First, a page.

"Last year we were focused on infrastructure. We started and completed the Flanders Avenue interchange," said Chris Elkey, senior director, real estate, Canada Lands Company (CLC), which is overseeing the project. "So that opened last fall. We had a big community event and it was a big success. It's operating. We're going to do the landscaping on it this year but for all intents and purposes it's opening and operating as it was designed to do."

David Brown, CREB® President 2017.

Feb. 10, 2017 | Kathleen Renne

Go West

Market conditions and low dollar could entice foreign buyers to Calgary

While those in the real-estate industry agree that Calgary is not yet a top destination for international buyers, others feel optimistic that foreign buyers will want to call Calgary home.

"There is a steadily growing minority who are very interested in Calgary," said Charles Pittar, CEO of Juwai, China's largest international-property website.

"Because Calgary is a relatively small city, even if it wins just a tiny share of the buyers that have been going to other parts of North America, it would reap huge benefits."

The emphasis is on the "if."

Jeannette Wheeler is a believer in the power of trees to improve our urban lives.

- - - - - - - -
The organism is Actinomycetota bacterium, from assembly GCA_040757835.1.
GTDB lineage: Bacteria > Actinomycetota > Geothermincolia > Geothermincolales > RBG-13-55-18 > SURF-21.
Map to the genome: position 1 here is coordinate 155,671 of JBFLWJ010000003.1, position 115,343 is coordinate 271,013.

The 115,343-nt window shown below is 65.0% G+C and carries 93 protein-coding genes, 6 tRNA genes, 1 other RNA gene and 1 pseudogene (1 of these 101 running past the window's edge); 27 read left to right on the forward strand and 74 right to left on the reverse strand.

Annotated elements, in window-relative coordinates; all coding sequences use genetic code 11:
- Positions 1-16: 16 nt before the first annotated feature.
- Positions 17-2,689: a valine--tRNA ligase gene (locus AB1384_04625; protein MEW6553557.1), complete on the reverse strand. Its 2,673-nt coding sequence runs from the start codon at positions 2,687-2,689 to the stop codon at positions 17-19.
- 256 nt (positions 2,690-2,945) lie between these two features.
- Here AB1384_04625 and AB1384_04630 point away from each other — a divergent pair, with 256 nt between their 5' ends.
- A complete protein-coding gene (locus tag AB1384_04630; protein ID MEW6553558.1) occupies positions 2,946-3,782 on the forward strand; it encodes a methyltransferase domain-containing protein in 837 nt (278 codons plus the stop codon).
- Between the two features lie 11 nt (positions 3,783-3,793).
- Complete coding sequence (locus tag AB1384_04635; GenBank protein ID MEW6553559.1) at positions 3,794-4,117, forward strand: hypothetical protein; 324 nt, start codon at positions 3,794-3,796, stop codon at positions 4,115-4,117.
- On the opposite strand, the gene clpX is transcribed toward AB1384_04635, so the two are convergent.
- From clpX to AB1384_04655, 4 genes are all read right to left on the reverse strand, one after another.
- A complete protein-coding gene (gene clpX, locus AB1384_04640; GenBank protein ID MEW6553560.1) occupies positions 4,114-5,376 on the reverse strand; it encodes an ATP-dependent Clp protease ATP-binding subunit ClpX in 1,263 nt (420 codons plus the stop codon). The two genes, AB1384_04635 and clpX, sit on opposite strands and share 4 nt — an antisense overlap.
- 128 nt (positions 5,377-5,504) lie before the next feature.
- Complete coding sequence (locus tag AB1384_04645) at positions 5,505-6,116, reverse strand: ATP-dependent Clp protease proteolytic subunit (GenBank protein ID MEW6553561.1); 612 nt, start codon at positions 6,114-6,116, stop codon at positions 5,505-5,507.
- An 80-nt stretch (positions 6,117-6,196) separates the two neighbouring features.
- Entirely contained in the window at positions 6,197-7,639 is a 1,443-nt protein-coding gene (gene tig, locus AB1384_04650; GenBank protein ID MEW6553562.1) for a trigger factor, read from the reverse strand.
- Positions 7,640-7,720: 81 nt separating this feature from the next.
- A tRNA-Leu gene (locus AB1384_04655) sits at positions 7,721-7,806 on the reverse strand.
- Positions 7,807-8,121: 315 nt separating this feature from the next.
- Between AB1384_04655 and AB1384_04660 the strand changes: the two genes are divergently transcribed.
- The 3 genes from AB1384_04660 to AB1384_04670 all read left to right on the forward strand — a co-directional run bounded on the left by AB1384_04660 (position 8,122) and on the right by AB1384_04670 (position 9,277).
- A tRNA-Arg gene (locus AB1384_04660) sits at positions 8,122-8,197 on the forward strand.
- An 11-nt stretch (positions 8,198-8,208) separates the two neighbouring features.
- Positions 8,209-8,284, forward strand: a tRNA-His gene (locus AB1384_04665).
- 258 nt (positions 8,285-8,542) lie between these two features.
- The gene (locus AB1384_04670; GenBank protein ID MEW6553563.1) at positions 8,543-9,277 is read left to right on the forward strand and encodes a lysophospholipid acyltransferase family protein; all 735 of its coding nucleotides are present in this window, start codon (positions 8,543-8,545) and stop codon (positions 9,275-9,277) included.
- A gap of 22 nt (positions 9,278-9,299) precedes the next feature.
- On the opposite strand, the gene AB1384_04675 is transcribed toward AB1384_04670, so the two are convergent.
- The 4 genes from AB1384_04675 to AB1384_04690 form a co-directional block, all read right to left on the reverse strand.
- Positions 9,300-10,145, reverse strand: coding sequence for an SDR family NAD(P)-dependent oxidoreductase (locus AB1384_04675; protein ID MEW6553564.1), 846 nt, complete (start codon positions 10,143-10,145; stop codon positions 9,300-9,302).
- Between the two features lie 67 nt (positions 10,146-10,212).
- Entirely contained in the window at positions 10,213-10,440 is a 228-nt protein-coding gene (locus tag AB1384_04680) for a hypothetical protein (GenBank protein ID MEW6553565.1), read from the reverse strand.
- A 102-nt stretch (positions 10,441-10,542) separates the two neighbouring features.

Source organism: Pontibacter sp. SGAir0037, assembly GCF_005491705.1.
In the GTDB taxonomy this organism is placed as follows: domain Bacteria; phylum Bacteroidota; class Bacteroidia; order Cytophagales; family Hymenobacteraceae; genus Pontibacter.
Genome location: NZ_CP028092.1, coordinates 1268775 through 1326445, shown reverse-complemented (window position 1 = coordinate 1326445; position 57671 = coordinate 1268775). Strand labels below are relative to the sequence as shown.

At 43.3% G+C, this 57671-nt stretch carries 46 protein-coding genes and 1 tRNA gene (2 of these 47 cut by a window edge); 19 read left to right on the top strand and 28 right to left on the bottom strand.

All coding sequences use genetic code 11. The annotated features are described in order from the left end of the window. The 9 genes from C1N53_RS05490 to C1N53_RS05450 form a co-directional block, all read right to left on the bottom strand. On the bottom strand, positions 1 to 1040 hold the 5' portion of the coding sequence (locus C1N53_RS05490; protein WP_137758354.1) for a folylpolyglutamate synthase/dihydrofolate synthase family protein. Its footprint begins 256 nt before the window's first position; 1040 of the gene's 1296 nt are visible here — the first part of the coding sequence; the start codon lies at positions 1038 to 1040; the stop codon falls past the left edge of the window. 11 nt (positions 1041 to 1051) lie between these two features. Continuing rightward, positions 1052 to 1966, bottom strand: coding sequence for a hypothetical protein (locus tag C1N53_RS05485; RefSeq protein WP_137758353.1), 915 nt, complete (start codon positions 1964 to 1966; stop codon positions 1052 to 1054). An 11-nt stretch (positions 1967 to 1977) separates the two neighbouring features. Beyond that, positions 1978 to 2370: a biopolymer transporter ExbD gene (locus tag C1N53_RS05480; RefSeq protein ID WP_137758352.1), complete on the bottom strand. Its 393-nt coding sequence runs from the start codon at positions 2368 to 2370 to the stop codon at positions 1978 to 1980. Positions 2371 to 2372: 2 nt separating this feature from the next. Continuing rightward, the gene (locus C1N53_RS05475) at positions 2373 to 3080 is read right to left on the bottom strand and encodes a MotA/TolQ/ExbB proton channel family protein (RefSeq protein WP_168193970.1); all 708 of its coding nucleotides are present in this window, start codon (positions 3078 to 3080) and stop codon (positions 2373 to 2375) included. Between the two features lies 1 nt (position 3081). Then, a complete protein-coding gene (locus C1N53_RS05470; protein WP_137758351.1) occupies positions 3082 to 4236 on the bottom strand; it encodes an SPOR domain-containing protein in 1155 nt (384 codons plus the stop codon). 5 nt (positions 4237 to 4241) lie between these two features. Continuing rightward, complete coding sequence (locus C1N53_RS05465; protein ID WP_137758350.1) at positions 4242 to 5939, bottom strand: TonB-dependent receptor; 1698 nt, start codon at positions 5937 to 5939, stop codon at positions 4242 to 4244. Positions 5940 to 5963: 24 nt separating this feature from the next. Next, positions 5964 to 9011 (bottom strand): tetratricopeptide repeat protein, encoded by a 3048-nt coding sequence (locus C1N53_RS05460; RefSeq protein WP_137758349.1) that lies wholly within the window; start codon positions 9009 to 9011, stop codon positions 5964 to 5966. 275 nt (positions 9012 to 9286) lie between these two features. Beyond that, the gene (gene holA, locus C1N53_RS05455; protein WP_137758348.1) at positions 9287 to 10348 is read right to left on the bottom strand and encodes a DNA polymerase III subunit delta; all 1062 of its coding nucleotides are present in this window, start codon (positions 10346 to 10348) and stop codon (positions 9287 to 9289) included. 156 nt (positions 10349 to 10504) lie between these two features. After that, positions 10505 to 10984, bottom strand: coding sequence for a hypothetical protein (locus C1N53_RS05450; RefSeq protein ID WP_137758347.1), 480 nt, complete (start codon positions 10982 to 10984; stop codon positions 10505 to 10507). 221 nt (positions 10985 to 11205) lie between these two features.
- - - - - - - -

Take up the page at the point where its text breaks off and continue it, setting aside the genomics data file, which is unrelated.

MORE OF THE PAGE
Feb. 10, 2017 | Gerald Vander Pyl

Socialize with trees

Beyond beautification, trees provide a bevy of benefits for urban dwellers

Even before the turn of the century, early civic leaders envisioned Calgary as an urban oasis, with broad tree-lined streets connecting numerous parks. In 1894, the City of Calgary started planting trees along major boulevards in the city, beginning the effort to create an urban forest that continues today.

But aside from beautification, what's the point of an urban forest?

Calgary’s Ladacor Advanced Modular Systems is turning unused shipping containers into affordable housing solutions.

Feb. 10, 2017 | Marty Hope

Thinking inside the box

Local company eyes future shipping container developments in Calgary

They travel across the ocean from Asia all the way to Canada and, until recently, these steel shipping containers were considered surplus.

If a local company gets its way, however, these re-purposed shipping containers could provide part of the solution to affordable and special needs housing demands in Calgary.

"We are currently looking at a couple of different projects in Calgary," said Rhys Kane, director of business development for Ladacor Advanced Modular Systems. "They would be multi-family apartments and seniors' independent-living projects of six- to eight-storeys."


Feb. 10, 2017 | CREBNow

Too much of anything

Excess supply keeps housing prices low in Calgary's apartment sector

It's a seasoned phrase that harkens back to childhood memories of excess, but it's hard to argue with the idea that too much of anything isn't good for us.

The sentiment certainly holds true when considering the buffet of housing options in Calgary's apartment sector. As most product types have started the slow churn toward more balanced conditions, apartment product is struggling to digest a smorgasbord of inventory.

"Overall conditions appear to be improving, but the market is still behaving a little differently on the apartment side," said CREB® chief economist Ann-Marie Lurie. "Inventories are still rising as the growth in sales is not enough to compensate for further gains in new listings."